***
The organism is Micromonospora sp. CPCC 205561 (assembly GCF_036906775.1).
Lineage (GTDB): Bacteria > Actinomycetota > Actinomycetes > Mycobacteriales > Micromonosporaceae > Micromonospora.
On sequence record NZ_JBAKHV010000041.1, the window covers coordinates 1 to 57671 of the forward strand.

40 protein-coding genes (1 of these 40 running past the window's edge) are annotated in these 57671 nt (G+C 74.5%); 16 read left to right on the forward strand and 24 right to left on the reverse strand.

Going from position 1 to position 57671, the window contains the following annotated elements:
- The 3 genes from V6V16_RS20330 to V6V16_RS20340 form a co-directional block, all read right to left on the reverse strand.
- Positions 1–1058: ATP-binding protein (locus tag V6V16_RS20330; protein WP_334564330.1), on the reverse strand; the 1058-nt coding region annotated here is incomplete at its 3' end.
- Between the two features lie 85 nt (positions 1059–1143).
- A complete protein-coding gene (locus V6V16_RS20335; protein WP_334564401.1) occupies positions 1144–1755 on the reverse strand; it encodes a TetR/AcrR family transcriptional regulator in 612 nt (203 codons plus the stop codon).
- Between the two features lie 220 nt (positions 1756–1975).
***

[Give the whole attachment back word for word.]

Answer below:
The organism is Micromonospora sp. CPCC 205561 (assembly GCF_036906775.1).
Lineage (GTDB): Bacteria > Actinomycetota > Actinomycetes > Mycobacteriales > Micromonosporaceae > Micromonospora.
On sequence record NZ_JBAKHV010000041.1, the window covers coordinates 1 to 57671 of the forward strand.

40 protein-coding genes (1 of these 40 running past the window's edge) are annotated in these 57671 nt (G+C 74.5%); 16 read left to right on the forward strand and 24 right to left on the reverse strand.

Going from position 1 to position 57671, the window contains the following annotated elements:
- The 3 genes from V6V16_RS20330 to V6V16_RS20340 form a co-directional block, all read right to left on the reverse strand.
- Positions 1–1058: ATP-binding protein (locus tag V6V16_RS20330; protein WP_334564330.1), on the reverse strand; the 1058-nt coding region annotated here is incomplete at its 3' end.
- Between the two features lie 85 nt (positions 1059–1143).
- A complete protein-coding gene (locus V6V16_RS20335; protein WP_334564401.1) occupies positions 1144–1755 on the reverse strand; it encodes a TetR/AcrR family transcriptional regulator in 612 nt (203 codons plus the stop codon).
- Between the two features lie 220 nt (positions 1756–1975).